This Cervical Cancer Prevention Week (23rd-29th January), Christina McKelvie is supporting Jo’s Cervical Cancer Trust as they call for action to eliminate cervical cancer in the UK.

Cervical cancer currently kills two women in the UK every day and the charity is calling for action, innovation, and awareness to help end cervical cancer.

Christina McKelvie is supporting Jo’s Cervical Cancer Trust, by encouraging women in Hamilton, Larkhall and Stonehouse to attend their cervical screening when invited, and by supporting the efforts of the HPV immunisation programme. 

Cervical screening coverage in South Lanarkshire is just 70.4% for women aged 25-49, and 73% for women aged 50-64, meaning that almost a quarter of local women do not attend their screening when invited.

Christina McKelvie, MSP for Hamilton, Larkhall and Stonehouse said:

“It’s really exciting that we have the opportunity to effectively consign a cancer to the history books. Cervical screening and HPV vaccines can both help prevent cervical cancer, and I would encourage everyone who can to make use of these amazing cancer prevention tools.

Jo’s Cervical Cancer Trust recognises that attending a screening isn’t always easy, but they are there for you with information and support if you ever need them.”  

In its latest report, the UK’s leading cervical cancer charity found that only 17% of health professionals working across cervical cancer prevention think enough is currently being done to eliminate cervical cancer in the UK. Only 20% think enough is being done to ensure high levels of HPV vaccine uptake, and just 16% believe that enough is being done to support cervical screening uptake.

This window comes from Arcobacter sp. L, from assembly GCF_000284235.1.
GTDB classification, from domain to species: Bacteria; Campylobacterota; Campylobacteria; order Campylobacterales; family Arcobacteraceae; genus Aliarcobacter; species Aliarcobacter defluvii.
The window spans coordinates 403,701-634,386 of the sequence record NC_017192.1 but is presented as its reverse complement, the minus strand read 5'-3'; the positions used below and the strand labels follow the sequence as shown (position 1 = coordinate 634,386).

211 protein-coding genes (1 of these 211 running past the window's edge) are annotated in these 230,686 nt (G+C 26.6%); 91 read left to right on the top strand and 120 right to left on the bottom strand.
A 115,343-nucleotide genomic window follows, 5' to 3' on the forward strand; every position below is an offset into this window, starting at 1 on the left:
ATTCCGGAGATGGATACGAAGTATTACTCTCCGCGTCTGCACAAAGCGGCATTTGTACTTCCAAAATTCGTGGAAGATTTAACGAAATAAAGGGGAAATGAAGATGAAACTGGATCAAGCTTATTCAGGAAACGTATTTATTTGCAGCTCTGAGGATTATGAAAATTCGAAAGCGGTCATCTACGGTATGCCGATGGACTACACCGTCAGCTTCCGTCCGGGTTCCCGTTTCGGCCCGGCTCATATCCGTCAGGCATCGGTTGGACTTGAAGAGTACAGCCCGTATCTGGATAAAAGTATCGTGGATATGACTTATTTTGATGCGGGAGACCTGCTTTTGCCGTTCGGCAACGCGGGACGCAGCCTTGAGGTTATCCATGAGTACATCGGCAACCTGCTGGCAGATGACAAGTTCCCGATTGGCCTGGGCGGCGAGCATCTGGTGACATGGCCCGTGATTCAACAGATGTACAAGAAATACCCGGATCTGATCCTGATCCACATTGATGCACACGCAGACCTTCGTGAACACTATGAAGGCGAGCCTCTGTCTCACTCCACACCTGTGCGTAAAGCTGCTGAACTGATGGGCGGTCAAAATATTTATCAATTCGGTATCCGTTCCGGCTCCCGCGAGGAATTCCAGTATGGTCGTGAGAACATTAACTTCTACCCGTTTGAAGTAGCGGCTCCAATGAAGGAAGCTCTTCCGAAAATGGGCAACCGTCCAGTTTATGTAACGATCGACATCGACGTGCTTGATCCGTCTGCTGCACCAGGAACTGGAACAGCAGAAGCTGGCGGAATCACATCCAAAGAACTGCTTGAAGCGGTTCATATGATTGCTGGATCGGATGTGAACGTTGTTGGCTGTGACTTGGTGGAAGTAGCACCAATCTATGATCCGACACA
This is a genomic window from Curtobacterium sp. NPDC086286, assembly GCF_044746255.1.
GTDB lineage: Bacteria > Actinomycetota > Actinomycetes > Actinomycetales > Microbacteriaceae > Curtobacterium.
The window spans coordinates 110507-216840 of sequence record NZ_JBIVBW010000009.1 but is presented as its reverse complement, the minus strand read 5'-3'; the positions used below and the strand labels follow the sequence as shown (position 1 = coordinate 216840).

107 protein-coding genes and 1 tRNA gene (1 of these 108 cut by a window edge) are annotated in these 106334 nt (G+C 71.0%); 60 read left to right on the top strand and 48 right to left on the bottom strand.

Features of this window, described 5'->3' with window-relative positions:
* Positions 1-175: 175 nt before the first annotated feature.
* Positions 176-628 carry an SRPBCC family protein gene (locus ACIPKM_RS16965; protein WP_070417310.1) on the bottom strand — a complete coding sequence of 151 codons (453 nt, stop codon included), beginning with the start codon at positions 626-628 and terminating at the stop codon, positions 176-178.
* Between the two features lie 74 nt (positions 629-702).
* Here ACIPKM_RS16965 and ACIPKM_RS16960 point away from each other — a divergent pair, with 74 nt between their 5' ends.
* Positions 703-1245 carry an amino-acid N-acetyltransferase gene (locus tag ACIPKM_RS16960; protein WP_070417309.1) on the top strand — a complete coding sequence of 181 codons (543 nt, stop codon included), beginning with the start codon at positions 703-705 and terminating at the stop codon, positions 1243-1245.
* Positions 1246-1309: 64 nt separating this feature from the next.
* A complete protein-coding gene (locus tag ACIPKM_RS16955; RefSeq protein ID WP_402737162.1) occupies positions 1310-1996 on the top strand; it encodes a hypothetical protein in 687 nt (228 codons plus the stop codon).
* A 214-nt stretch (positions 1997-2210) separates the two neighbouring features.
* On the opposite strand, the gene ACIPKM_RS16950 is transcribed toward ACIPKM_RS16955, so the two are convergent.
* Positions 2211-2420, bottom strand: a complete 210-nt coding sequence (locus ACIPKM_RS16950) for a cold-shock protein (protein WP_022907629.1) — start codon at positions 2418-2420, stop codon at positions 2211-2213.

Samantha Dixon, Chief Executive at Jo’s Cervical Cancer Trust said:

“A world without cervical cancer doesn’t have to be a pipe dream. The UK has the tools to make it a reality which is incredibly exciting. We need Government action to get there as soon as possible, but everyone can play their part. Going for cervical screening when invited, and making sure your child is vaccinated against HPV, will help make cervical cancer a thing of the past.

“We must also continue to invest in research, improve access to treatments, and banish the stigma and blame that too often comes with a cervical cancer diagnosis. Being forward looking should not mean those living with and beyond cancer get left behind.”

To get involved with Cervical Cancer Prevention Week, and the #WeCan End Cervical Cancer campaign, follow Jo’s Cervical Cancer Trust on social media or visit the website at